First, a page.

a.      Sugarcane is one of the crops with the largest gap between potential (> 350 t/ha) and realized yields (averages somewhere between 75 and 85t/ha/crop). Dias and Sentelhas, 2018 (https://www.sciencedirect.com/science/article/abs/pii/S0048969718316498?via%3Dihub).

    b.      The yield plateau identified in the IBGE data has various explanations:

                                                        i.     The commodity boom (starting somewhen around 2005) triggered the expansion of sugarcane to new areas which showed rather poor yields – it took the sugarcane wills quite a time to get used to these new areas.

                                                       ii.     Around 2010 burning sugarcane fields before harvest started to be phased out why two important consequence: substitution of manual by mechanical harvest. Existing varieties were not adapted to this changing management – sugarcane harvesters are heavy machines increasing the problem of soil compaction. Additionally, the mechanical stress of the machine damages the sugarcane clumps and negatively impacts the ratoon yields.

                                                      iii.     Over the last years there were repeatedly seasons with below average rainfall – you will see in the Dias and Sentelhas (2018) publication that water supply is the main yield limiting factor in sugarcane crops (irrigation is not common in the state São Paulo).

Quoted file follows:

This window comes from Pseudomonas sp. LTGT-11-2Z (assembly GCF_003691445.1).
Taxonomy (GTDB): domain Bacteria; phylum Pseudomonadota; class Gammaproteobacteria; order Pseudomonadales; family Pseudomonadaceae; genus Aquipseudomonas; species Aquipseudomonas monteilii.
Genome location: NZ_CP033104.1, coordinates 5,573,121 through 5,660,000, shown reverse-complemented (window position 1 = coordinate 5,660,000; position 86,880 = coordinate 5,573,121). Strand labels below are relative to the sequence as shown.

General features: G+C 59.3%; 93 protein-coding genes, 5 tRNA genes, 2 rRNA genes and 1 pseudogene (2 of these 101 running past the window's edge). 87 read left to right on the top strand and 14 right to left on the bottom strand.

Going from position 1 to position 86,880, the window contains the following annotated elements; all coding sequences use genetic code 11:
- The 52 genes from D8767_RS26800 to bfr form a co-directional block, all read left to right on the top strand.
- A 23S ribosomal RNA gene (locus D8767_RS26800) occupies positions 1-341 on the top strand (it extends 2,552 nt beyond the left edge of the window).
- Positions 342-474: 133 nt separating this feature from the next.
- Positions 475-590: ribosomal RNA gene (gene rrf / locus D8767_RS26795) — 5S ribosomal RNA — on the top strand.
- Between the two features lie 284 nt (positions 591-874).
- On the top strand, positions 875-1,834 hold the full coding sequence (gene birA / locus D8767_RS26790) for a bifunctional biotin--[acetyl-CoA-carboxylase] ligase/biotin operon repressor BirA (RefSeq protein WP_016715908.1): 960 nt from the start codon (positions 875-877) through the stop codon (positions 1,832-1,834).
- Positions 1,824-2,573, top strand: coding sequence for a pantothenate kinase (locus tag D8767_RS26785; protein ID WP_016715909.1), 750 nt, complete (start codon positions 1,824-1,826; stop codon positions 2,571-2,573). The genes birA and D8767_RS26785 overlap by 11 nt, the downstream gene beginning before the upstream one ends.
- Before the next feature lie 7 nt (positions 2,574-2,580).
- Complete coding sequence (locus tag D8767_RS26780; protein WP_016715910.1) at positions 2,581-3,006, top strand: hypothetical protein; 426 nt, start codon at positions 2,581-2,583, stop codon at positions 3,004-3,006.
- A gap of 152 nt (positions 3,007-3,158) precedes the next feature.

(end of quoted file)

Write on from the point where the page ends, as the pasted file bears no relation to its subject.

c.      I guess there is plenty of scope to increase sugarcane yield and I am quite confident biochar can give its contribution.

    Here I am adding comments and links to data about biochar effects on sugarcane yield:

    (1)   I am looking forward to have details beyond those shown in the Isabel Lima’s presentation at the USBI conference 2019 -  the biochar effects on sugarcane yields reported there are quite impressive – according to slide 24 the best treatment increased sugar yield by 12’480 kg over the four years of the experiment compared to the control – this is more than one extra crop. And this effect was achieved with only 800 kg biochar/ha. Such a yield increase will make biochar highly profitable.

    (2)   The other publication by Isabel Lima mentioned by Ron is not very realistic for practical applications:

    a.      This was a pot experiment with rather small pots for a plant like sugarcane.

    b.      Biochar application rates were way to large – there will not be sufficient feedstock to produce such large amounts of biochar.